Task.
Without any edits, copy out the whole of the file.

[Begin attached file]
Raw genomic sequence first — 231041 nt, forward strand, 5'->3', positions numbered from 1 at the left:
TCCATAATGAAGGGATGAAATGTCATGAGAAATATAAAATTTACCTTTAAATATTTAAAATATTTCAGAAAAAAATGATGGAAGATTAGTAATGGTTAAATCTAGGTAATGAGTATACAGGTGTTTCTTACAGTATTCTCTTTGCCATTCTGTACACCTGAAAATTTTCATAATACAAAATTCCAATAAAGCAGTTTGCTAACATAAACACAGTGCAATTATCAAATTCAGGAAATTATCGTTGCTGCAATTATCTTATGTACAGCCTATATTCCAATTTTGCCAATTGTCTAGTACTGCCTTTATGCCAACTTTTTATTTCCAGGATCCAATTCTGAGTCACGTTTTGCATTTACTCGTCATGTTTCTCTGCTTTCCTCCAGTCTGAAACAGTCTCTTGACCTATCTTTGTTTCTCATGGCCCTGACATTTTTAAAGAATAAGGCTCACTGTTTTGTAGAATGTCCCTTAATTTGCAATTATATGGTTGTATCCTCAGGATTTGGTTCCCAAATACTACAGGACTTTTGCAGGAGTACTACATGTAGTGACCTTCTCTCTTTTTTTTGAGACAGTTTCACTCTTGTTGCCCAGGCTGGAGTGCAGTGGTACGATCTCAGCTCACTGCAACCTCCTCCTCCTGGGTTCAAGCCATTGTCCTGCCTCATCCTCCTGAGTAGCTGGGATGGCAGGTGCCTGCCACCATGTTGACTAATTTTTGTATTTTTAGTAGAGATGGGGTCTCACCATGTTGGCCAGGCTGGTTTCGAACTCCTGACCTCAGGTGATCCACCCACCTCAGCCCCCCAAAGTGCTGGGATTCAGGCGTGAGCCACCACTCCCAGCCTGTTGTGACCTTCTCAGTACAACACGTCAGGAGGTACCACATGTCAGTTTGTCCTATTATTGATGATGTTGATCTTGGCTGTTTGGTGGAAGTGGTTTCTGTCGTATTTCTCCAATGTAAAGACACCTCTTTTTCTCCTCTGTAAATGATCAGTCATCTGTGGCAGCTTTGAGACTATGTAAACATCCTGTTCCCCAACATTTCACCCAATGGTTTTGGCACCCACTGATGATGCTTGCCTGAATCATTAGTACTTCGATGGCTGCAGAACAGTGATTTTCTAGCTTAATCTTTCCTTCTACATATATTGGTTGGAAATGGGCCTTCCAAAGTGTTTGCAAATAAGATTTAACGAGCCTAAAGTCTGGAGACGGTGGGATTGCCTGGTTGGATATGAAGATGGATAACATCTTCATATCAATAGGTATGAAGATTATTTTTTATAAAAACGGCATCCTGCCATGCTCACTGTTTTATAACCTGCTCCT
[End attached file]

Raw genomic sequence first — 231041 nt, forward strand, 5'->3', positions numbered from 1 at the left:
TCCATAATGAAGGGATGAAATGTCATGAGAAATATAAAATTTACCTTTAAATATTTAAAATATTTCAGAAAAAAATGATGGAAGATTAGTAATGGTTAAATCTAGGTAATGAGTATACAGGTGTTTCTTACAGTATTCTCTTTGCCATTCTGTACACCTGAAAATTTTCATAATACAAAATTCCAATAAAGCAGTTTGCTAACATAAACACAGTGCAATTATCAAATTCAGGAAATTATCGTTGCTGCAATTATCTTATGTACAGCCTATATTCCAATTTTGCCAATTGTCTAGTACTGCCTTTATGCCAACTTTTTATTTCCAGGATCCAATTCTGAGTCACGTTTTGCATTTACTCGTCATGTTTCTCTGCTTTCCTCCAGTCTGAAACAGTCTCTTGACCTATCTTTGTTTCTCATGGCCCTGACATTTTTAAAGAATAAGGCTCACTGTTTTGTAGAATGTCCCTTAATTTGCAATTATATGGTTGTATCCTCAGGATTTGGTTCCCAAATACTACAGGACTTTTGCAGGAGTACTACATGTAGTGACCTTCTCTCTTTTTTTTGAGACAGTTTCACTCTTGTTGCCCAGGCTGGAGTGCAGTGGTACGATCTCAGCTCACTGCAACCTCCTCCTCCTGGGTTCAAGCCATTGTCCTGCCTCATCCTCCTGAGTAGCTGGGATGGCAGGTGCCTGCCACCATGTTGACTAATTTTTGTATTTTTAGTAGAGATGGGGTCTCACCATGTTGGCCAGGCTGGTTTCGAACTCCTGACCTCAGGTGATCCACCCACCTCAGCCCCCCAAAGTGCTGGGATTCAGGCGTGAGCCACCACTCCCAGCCTGTTGTGACCTTCTCAGTACAACACGTCAGGAGGTACCACATGTCAGTTTGTCCTATTATTGATGATGTTGATCTTGGCTGTTTGGTGGAAGTGGTTTCTGTCGTATTTCTCCAATGTAAAGACACCTCTTTTTCTCCTCTGTAAATGATCAGTCATCTGTGGCAGCTTTGAGACTATGTAAACATCCTGTTCCCCAACATTTCACCCAATGGTTTTGGCACCCACTGATGATGCTTGCCTGAATCATTAGTACTTCGATGGCTGCAGAACAGTGATTTTCTAGCTTAATCTTTCCTTCTACATATATTGGTTGGAAATGGGCCTTCCAAAGTGTTTGCAAATAAGATTTAACGAGCCTAAAGTCTGGAGACGGTGGGATTGCCTGGTTGGATATGAAGATGGATAACATCTTCATATCAATAGGTATGAAGATTATTTTTTATAAAAACGGCATCCTGCCATGCTCACTGTTTTATAACCTGCTCCT